BLACK EYE: Brent Burns was a complete mess for the Sharks. He was burnt by Jake DeBrusk in each of the first two Bruins goals in the first period with the B’s rookie going right at him with the attack. He also didn’t make it to the net with 12 of the 16 shots that he attempted and Burns finished with seven giveaways as well. It’s been a rough follow-up season for Burns after last year’s Norris Trophy season where he’s tried to do too much for the Sharks, and his game has suffered as a result. That seemed to be the case for Burns against the Bruins as well where his mistakes played a big role in the Sharks dropping the game.

TURNING POINT: The Bruins won the game when they managed to survive an opening 20 minutes where they were outshot 17-5, and even better they had a 2-1 lead based on some offensive fireworks from Jake DeBrusk. They were also aided by a couple of video reviews where the Bruins took a San Jose goal off the board when it was ruled that a crashing Joonas Donskoi punched a puck into the net with his glove. The Peter Cehlarik goal was also upheld at the other end after a challenge from the San Jose bench. It looked like DeBrusk was tripped before he partially crashed into Aaron Dell that set up the Cehlarik goal, and that’s clearly how the referees saw it after reviewing the play.

HONORABLE MENTION: It’s got to be Anton Khudobin, who stopped 36-of-37 shots and improved to 5-0-2 on the season with another strong win aided by a stalwart defensive effort in front of him. Khudobin now has 12 of the 20 points that the Bruins have amassed on the season, and he absolutely rewarded the B’s for opting to go with the Bruins backup for a second game in a row as they ride the hot goaltender. Khudobin was helped by a number of Bruins blocked shots in the third period when the game was still very tight, but it was also about Khudobin coming up with 16 saves in the first period when the Bruins were getting outplayed by the Sharks.

BY THE NUMBERS: 6 – the number of Bruins rookies that have scored their first NHL goals this season, including Peter Cehlarik finally getting his first NHL score Saturday night in his 14th career game.

QUOTE TO NOTE: “We need them. They’re in the lineup and they’re playing significant minutes. We need them to produce for us. Tonight we needed some offense early, and they provided it for us.” – Bruce Cassidy, on the role of the rookies in the win where it was all first-year players Peter Cehlarik, Jake DeBrusk and Danton Heinen doing the scoring vs. San Jose.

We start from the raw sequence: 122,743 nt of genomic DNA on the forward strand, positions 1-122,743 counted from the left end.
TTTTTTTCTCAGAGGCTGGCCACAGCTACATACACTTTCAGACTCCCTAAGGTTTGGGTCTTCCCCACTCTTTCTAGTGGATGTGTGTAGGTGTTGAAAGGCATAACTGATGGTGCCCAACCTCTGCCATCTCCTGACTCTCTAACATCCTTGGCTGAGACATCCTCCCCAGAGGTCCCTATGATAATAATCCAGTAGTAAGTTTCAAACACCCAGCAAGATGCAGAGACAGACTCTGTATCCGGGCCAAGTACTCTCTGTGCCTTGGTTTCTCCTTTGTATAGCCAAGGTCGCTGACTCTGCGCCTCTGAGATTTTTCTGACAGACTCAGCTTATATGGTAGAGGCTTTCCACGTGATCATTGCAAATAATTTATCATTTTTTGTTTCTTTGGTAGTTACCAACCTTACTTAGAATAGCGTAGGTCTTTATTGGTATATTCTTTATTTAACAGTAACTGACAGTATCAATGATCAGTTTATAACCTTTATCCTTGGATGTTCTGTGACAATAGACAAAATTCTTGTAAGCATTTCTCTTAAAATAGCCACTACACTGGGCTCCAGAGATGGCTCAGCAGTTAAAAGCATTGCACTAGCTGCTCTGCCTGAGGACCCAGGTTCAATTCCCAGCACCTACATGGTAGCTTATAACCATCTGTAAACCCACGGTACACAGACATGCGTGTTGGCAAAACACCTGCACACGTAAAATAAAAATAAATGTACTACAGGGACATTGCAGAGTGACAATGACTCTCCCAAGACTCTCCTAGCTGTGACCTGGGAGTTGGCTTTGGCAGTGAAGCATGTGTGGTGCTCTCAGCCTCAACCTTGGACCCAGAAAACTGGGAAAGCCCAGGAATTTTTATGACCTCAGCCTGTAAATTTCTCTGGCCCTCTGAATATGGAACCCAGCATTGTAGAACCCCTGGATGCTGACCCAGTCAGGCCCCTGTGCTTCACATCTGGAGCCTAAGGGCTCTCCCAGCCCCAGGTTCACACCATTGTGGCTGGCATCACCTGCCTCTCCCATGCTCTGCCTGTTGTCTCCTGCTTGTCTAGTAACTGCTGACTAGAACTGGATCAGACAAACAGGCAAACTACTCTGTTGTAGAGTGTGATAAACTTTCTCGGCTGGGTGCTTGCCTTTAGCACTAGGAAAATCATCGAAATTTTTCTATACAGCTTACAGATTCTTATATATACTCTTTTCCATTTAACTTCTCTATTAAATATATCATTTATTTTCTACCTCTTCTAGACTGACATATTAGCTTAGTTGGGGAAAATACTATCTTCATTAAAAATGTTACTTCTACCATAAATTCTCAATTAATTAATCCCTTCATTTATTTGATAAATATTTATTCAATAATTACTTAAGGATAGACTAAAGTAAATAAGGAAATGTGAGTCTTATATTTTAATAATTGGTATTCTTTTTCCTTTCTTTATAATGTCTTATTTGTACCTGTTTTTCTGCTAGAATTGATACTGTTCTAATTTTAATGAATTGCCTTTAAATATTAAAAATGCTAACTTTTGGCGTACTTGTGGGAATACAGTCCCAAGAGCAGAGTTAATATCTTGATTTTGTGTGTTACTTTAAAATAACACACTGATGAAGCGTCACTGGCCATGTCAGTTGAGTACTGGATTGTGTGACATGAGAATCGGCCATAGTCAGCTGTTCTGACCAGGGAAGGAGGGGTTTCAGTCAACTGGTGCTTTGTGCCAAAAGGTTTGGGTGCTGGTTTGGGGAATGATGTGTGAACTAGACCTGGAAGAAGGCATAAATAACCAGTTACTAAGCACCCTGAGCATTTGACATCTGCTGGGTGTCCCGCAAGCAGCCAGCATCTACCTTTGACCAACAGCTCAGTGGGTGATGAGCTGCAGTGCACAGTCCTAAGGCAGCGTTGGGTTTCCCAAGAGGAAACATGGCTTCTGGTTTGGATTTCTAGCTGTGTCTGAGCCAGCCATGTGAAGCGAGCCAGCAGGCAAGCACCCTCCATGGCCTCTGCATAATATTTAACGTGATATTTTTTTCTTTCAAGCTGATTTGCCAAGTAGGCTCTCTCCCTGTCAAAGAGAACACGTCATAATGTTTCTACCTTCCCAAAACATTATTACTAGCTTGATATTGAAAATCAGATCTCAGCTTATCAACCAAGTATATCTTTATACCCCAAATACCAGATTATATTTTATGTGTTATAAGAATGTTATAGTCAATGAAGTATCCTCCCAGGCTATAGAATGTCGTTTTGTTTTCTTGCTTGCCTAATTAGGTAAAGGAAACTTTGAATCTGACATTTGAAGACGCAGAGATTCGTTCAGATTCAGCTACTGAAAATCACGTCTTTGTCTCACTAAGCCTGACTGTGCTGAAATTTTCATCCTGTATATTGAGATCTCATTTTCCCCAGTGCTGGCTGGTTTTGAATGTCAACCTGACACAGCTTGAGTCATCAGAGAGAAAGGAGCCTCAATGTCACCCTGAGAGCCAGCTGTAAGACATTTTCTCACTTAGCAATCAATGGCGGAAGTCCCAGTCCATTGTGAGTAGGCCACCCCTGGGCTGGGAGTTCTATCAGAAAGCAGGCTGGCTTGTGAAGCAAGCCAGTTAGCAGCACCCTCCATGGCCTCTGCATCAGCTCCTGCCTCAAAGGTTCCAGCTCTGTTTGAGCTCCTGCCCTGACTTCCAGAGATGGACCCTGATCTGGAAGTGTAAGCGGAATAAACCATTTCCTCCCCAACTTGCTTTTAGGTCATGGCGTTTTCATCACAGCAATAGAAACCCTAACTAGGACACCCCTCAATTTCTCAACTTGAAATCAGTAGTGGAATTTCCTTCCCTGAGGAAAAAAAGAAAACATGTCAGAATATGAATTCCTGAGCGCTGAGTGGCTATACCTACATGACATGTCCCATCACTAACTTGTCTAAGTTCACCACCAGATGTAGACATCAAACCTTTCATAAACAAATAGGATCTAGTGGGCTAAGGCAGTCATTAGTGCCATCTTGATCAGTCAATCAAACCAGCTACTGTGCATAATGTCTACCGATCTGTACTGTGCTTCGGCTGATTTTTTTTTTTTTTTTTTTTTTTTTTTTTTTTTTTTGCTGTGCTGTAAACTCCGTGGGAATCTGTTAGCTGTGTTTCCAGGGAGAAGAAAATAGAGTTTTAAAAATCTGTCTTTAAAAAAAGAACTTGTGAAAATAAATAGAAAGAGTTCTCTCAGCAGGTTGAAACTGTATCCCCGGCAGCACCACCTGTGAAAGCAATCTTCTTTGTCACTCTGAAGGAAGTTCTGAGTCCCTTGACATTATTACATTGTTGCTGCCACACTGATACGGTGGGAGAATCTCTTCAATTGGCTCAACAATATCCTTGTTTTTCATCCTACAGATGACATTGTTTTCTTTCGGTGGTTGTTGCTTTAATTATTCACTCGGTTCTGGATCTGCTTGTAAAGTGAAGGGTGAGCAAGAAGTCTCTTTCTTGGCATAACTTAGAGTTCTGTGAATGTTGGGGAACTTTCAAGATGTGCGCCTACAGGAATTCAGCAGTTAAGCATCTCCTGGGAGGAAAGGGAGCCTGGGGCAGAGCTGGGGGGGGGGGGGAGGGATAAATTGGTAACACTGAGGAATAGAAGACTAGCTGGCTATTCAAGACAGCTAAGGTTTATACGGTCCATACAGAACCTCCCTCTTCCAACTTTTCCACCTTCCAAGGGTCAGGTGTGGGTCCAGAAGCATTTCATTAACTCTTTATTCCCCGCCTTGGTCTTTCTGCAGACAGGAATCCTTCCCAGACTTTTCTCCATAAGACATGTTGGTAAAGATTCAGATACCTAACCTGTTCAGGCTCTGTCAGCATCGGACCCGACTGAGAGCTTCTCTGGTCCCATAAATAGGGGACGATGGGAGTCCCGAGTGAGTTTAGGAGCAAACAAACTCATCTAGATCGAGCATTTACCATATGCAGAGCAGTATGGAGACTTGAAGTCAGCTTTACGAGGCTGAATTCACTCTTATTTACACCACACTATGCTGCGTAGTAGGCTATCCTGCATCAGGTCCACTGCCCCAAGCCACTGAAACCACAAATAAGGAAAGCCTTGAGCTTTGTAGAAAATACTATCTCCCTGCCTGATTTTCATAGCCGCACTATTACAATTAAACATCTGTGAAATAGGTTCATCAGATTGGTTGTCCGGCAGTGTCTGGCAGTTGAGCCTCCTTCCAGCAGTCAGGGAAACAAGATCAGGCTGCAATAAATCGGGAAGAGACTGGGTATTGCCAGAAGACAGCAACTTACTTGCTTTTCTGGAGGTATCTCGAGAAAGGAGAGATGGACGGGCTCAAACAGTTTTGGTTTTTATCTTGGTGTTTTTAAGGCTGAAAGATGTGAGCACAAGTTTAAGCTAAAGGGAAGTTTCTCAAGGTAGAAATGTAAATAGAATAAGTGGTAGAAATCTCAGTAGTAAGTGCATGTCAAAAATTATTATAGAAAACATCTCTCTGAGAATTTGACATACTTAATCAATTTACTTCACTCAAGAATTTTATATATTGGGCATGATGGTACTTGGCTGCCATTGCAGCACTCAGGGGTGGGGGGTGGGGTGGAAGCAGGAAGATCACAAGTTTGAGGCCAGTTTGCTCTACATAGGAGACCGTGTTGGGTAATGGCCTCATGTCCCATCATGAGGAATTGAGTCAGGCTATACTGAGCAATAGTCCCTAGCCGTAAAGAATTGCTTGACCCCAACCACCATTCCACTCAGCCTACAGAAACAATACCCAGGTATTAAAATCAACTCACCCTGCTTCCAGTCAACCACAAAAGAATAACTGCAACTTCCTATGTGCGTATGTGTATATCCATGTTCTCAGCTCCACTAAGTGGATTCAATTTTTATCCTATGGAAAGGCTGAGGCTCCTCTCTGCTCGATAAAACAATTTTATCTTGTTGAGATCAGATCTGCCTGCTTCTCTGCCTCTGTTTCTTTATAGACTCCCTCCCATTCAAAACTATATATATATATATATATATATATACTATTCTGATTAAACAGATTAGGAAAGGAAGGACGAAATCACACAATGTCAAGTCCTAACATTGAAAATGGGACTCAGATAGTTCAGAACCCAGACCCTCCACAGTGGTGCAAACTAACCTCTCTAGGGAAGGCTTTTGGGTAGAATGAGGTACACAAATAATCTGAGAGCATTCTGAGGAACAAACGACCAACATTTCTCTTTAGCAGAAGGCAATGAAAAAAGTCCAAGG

Khudobin stops 36 shots to help Bruins beat Sharks, 3-1

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Khudobin stops 36 shots to help Bruins beat Sharks, 3-1

SAN JOSE, Calif. - Anton Khudobin stopped 36 shots to lead the Boston Bruins to a 3-1 victory over the San Jose Sharks on Saturday night.

Peter Cehlarik, Jake DeBrusk and Danton Heinen scored to help the Bruins get their second straight win after a four-game skid (0-3-1). Boston had totaled nine goals in its previous five games, scoring more than two for just the second time in nine November games.

Khudobin remained unbeaten in regulation (5-0-2) and improved to 4-1 with a 0.99 goals-against average in five games against the Sharks.

Timo Meier scored and Aaron Dell finished with 18 saves for the Sharks, one of the lowest scoring teams in the league. San Jose has been held to two of fewer goals in five of their seven games this month.

Meier gave the Sharks, losers of two straight following wins in six of seven, a short-lived 1-0 lead after tapping in a rebound 4:50 into the game. Daniel O'Regan, making his season debut, won the puck behind the net and skated around to take the shot that bounced to Meier. It was O'Regan's first career assist and second career point.

Cehlarik, in his 14th game, scored his first career goal about 1 1/2 minutes later to tie it for the Bruins.

Boston took the lead on DeBrusk's goal with 9:14 left in the first. Charlie McAvoy cleared a puck in his zone that DeBrusk chased down and easily beat Dell 1-on-1.

Heinen made it 3-1 with 5:51 left in the third. Kevan Miller skated down the ice, drawing all the attention on the right side. He passed across the crease, from where Heinen tapped it in.

The Sharks had a goal negated for the second straight game, this one two minutes in.

NOTES: Sharks F Danny O'Regan was recalled before the game. He's the leading scorer for the Barracuda of the AHL. ... The Sharks have had three consecutive goals reversed after challenges dating to Thursday's game against the Florida Panthers. ... Sharks F Joel Ward has recorded points in six of his last eight games. ... DeBrusk, who assisted on Cehlarik's goal, recorded his first multi-point game since Oct. 14, a span of 14 games.

UP NEXT

Bruins: At the New Jersey Devils on Wednesday night.

Sharks: Host the Anaheim Ducks on Monday night.